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MAD! New AAP Guidelines for the “Treatment of Childhood Obesity”

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Have you heard of the new recommendations from the American Academy of Pediatrics (AAP) for the treatment of “childhood obesity?” If not, this will probably make your head spin. Before I get into the specific guidelines, what they mean, and the concerns of medical professionals, I want you to think back to your own childhood.

If you grew into a larger body, focus on how doctors, family, parents, and peers treated you, and focus on your body size.

Has your doctor ever insisted on testing your blood sugar at every visit simply because of your weight with no other indication that you might be diabetic? Did your parents force you into a weight loss program like Weight Watchers or LA Weightloss?

Have you ever been treated differently by your peers because you didn’t have the same clothes as them? Were you made to wear a completely different uniform or costume than everyone else because it was the only option available in your size?

“Obesity” as a disease

If you research how “obesity” has been classified as a disease, it might surprise you. About 10 years ago, the American Medical Association (AMA) asked its Committee on Science and Public Health to decide whether to classify obesity as a disease or simply continue to consider it a risk of chronic diseases.

The committee produced a 5-page opinion suggesting that obesity should NOT be classified as a disease for several reasons. The reasons for this are: Obesity does not meet the definition of a medical disease, if you consider the human history of adaptation to store calories during times of starvation – it actually indicates that larger bodies are more effective, and they fear that the medicalization of obesity could harm patients by creating more stigma and leading to ultimately useless ‘treatments’.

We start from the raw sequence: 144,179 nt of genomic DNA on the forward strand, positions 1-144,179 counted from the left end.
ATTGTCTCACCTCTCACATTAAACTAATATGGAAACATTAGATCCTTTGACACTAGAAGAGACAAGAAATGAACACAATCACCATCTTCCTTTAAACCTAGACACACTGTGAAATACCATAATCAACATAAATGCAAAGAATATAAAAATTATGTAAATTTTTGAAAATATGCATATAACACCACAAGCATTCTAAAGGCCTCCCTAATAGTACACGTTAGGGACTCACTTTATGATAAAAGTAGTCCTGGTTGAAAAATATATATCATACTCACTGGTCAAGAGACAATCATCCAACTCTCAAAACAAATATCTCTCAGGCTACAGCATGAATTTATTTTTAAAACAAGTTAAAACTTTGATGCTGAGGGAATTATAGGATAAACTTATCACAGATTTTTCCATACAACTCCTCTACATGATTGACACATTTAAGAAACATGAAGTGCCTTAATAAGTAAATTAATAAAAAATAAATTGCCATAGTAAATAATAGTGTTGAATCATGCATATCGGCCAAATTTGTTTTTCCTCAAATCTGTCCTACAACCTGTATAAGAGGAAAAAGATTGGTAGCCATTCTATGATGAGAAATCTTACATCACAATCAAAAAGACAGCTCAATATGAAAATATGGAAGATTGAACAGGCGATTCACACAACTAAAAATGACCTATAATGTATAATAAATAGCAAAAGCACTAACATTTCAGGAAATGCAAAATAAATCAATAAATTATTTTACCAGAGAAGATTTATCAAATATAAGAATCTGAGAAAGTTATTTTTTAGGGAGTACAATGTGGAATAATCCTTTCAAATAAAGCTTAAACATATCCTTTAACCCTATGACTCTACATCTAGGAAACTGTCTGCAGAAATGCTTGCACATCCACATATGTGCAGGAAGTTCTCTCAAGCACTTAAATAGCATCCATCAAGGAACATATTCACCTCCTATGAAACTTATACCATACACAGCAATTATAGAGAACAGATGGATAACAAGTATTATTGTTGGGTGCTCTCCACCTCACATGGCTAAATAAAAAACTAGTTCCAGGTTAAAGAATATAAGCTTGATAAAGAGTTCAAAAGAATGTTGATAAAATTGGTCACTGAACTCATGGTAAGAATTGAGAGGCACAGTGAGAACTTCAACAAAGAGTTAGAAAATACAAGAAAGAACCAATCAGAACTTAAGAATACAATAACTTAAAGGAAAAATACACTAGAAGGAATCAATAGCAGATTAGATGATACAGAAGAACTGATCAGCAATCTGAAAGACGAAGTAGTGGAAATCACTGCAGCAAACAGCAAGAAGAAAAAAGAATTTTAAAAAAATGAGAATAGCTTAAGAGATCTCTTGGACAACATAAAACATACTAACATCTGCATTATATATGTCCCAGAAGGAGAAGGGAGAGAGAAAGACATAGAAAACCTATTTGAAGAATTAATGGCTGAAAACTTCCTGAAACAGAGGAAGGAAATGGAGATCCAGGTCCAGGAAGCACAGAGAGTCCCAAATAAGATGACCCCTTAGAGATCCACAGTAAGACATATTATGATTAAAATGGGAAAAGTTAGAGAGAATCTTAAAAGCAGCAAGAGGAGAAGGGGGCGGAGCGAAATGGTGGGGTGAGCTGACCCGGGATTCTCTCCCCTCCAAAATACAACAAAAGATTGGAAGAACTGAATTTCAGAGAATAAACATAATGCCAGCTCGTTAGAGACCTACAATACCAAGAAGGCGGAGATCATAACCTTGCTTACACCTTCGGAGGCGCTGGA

At WADA’s annual meeting in the summer of 2013, Resolution 420: “That our American Medical Association recognize obesity as a disease state with multiple pathophysiological aspects requiring a range of interventions to advance the treatment and prevention of obesity” passed by an overwhelming vote, in complete disregard of their own committee’s recommendations.

Ok, now that we’re in the right frame of mind to discuss these new AAP guidelines, let’s get started…and get ready.

What do the new guidelines say?

One of the main recommendations of the new guidelines for the treatment of “childhood obesity” is intensive behavioral and lifestyle therapy. This includes things like nutritional advice, physical activity and ‘behaviour changes’. Ideally, this would involve 26 hours of in-person treatment over the months. One problem with this recommendation is that it will take some time before the therapy is available, which brings us to the most concerning parts of these guidelines, as they are more readily available.

The AAP now recommends weight-loss drugs for children 12 and older diagnosed as “obese.” It is recommended that children 13 years and older who are “severely obese” undergo bariatric surgery. This would include those whose body weight is in the 99th percentile for age and sex.

Why are these new guidelines problematic?

If there’s one thing we already know about these fad weight-loss drugs that will now be prescribed to children, when people stop taking these drugs, most gain weight back. This means that once a child receives these drugs, they will need to take them for the rest of their life.

People who undergo bariatric surgery are at risk of suffering from eating disorders after the surgery, which can be very dangerous due to the way the body needs nutrients after the operation. They are also at risk for alcohol problems as they age after the operation.

Medications and surgery are the parts of the guidelines most discussed by online health professionals, as these are likely to be the options chosen by health professionals, as behavioral and lifestyle therapy is not readily available at the moment.